21 April 2017 | boblipton
Done Right For the First Time
Well-to-do people, all with their own secrets get aboard THE ROME EXPRESS, from a scenario by Sidney Gilliat.
One of the issues of looking at a movie that is clearly the precursor to another, well regarded movie, is that it invites invidious comparisons. It's a phenomenon I call "the end of history" and it reflects our bias that everyone and everything that happened before us is just leading up to our own magnificence, while everything after us will be a severe let-down. This movie was not made as a trial run for Hitchcock's THE LADY VANISHES, despite Gilliat, producer Michael Balcon and the presence of several plot elements -- including a couple who are cheating on their spouses -- that were later used in the more famous movie. If anything, the later movie was probably conceived as a remake.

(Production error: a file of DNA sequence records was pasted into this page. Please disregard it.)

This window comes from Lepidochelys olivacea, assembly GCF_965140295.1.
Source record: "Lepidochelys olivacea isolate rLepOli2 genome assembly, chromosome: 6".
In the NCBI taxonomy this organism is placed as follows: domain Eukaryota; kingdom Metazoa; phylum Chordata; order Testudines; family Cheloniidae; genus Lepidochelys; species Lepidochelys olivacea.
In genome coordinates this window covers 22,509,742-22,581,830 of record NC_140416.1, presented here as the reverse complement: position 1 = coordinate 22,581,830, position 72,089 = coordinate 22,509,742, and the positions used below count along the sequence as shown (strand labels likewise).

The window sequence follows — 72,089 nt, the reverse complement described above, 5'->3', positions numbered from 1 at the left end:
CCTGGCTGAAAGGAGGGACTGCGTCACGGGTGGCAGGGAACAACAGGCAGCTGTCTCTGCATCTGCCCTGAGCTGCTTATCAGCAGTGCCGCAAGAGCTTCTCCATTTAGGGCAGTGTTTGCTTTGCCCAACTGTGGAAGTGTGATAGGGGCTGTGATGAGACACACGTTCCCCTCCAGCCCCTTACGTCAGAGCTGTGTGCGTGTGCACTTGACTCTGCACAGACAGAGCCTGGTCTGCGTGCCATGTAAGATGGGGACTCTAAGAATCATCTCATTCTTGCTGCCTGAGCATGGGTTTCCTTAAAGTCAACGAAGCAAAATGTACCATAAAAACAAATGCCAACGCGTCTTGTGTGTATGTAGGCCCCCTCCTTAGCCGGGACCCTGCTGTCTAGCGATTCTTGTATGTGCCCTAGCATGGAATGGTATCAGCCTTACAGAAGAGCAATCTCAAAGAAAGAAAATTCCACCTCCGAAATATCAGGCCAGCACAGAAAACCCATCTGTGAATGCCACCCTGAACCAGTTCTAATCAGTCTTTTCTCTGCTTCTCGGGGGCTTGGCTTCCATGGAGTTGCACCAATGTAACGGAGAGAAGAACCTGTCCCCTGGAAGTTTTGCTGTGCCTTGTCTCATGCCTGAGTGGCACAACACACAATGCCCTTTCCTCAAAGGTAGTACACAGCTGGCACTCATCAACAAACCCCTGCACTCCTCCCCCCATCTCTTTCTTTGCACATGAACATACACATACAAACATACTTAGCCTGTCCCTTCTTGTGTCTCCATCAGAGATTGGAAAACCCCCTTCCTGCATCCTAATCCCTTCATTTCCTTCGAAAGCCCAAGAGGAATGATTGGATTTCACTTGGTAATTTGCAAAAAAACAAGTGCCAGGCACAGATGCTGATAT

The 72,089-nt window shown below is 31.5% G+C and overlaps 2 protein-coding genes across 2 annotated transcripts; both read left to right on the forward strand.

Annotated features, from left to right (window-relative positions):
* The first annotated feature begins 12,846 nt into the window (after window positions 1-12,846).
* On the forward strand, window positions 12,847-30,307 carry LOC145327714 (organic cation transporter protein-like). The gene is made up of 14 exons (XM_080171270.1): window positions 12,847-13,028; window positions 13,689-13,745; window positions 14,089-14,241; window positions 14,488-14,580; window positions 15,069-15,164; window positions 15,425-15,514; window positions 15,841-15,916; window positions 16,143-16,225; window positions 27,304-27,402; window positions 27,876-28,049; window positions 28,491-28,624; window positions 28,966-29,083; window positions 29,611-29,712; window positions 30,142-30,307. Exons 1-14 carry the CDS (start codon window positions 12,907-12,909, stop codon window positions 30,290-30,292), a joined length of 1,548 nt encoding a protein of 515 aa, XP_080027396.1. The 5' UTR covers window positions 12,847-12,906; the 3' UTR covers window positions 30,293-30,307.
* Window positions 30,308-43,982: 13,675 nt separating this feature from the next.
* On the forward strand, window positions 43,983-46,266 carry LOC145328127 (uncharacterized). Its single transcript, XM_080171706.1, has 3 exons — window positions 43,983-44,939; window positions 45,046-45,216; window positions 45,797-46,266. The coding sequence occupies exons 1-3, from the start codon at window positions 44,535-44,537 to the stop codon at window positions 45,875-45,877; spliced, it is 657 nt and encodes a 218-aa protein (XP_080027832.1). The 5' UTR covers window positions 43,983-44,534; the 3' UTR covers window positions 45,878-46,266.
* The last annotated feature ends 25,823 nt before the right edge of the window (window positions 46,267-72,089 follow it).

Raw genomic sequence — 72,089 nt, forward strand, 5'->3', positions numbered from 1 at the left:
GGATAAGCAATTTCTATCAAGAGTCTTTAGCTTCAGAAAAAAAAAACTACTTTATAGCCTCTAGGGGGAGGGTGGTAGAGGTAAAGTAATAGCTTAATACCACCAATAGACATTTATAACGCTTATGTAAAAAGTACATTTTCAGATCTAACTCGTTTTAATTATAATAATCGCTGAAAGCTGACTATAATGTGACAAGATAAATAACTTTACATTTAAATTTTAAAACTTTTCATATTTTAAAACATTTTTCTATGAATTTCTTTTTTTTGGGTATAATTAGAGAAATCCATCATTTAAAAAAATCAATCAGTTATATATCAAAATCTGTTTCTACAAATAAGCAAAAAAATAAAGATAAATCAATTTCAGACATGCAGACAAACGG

Looking at this movie on its own merits, we can recognize it as a sparkling cast -- including Finlay Currie as an American, Cedric Hardwicke, Esther Ralson, Hugh Williams and the always brilliant Conrad Veidt as a mysterious threat. It is a skillful blending of comedy and thrills by director Walter Forde, who would return to the theme with 1941's THE MAIL TRAIN. Yes, Hitchcock and others would do it better; they had the model in this movie -- which is vastly entertaining on its own.